Parenting is just like writing a novel.  There are characters and stories, twists and turns, heroes and villains, successes and failures. We as parents work tirelessly, endlessly on our greatest works of art.  Our kids.  We love them, nurture them, and hope that their story will have more smiles than tears, more success that failures.  We are just one character of many in their story, but we play very important parts to that story.

When we got home, she hopped on her bike, and rode is smoothly down the sidewalks and back.  The kid who had given her a hard time came by and was shocked to see her riding without training wheels.  The other kids in the neighborhood also looked surprised.  “You learned to ride that in one day?” he asked her.

Yep, my mama taught me how.”

Best sentence I’ve heard in a long time.

 

 

 

 

 

Little old lady (me) and the flu (them).

A former coworker/friend of mine declared that she considers her birthday her actual “New Year”.  She said that every year on her birthday she takes stock of her life, sets some goals, and makes some changes.  She also takes some time for self care and to celebrate another year.  I wondered why she did this on her birthday as opposed to the standard January 1st, but I surmise it’s because in a sense, a birthday is a bit more of a personal day.  The more I thought about her practice of her birthday New Year, the more I liked the positive atmosphere that surrounded it.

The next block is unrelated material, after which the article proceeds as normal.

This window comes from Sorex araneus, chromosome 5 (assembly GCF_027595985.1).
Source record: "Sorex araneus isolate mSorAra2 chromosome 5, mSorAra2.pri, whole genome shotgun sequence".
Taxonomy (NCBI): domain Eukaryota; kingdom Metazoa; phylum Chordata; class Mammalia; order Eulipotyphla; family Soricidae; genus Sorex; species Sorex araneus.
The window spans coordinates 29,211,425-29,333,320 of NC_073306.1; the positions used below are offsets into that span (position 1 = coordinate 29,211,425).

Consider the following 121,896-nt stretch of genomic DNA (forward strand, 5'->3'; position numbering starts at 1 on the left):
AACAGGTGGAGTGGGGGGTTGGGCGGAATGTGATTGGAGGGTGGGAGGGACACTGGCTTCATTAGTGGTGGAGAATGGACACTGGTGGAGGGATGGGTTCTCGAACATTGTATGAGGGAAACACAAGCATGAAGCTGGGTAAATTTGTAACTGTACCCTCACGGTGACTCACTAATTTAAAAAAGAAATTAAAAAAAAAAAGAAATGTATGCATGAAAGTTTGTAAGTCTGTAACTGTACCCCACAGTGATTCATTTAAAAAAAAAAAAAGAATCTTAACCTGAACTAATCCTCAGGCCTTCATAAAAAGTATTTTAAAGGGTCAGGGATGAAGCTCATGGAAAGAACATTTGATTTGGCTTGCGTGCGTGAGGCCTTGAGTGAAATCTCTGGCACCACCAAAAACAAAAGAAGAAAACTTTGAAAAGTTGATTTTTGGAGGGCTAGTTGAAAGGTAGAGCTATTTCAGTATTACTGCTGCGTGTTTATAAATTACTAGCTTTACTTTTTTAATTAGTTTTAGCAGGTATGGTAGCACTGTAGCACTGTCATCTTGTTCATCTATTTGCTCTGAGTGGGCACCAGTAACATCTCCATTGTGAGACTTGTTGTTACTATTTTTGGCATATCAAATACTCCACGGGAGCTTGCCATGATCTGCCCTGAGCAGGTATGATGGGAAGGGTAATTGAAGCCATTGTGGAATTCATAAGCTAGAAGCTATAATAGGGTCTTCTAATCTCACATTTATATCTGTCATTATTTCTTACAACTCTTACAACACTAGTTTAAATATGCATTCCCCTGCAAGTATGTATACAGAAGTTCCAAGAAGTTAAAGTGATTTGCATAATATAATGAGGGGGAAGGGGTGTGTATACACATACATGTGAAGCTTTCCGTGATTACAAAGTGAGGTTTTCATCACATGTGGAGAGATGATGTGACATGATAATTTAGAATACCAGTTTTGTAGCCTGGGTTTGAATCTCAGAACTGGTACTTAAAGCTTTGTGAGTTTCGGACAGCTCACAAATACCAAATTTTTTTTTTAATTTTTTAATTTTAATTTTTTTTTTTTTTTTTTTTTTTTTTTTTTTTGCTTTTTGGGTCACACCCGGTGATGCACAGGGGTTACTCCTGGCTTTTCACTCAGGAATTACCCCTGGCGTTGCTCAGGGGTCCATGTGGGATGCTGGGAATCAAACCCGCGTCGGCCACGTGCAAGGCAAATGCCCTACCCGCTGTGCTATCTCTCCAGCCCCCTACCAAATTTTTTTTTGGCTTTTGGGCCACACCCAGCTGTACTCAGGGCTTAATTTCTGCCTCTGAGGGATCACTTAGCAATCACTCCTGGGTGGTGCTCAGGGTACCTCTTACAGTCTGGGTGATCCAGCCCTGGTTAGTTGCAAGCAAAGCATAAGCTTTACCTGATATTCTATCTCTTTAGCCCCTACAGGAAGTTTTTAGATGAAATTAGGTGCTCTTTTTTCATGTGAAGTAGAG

Tomorrow is my birthday.  My 44th birthday to be precise.  And it’s such a weird damned birthday.

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For starters, I have two kids currently suffering from the flu and I feel like we are just trying to make it through each day this week. That flu is no joke.  It’s spreading like wildfire and I had been hopeful we’d make it through unscathed, but I was wrong.  It’s been a rough few weeks.  The brakes went on our car, and the check engine light was on.  We got all that fixed, just to then get a screw in the tire and the check engine light came back on.  Car taxes are due, car emissions is due (can’t get it done with the check engine light on!) and of course money is extra tight because we both missed work after my surgery.  Add to that issues with an  bpd stalker, and other nonsense, and it’s all…well, exhausting.  Oh yes, and my house is a wreck, but that’s par for the course.

I’m tired, y’all.  I’m just tired of it all.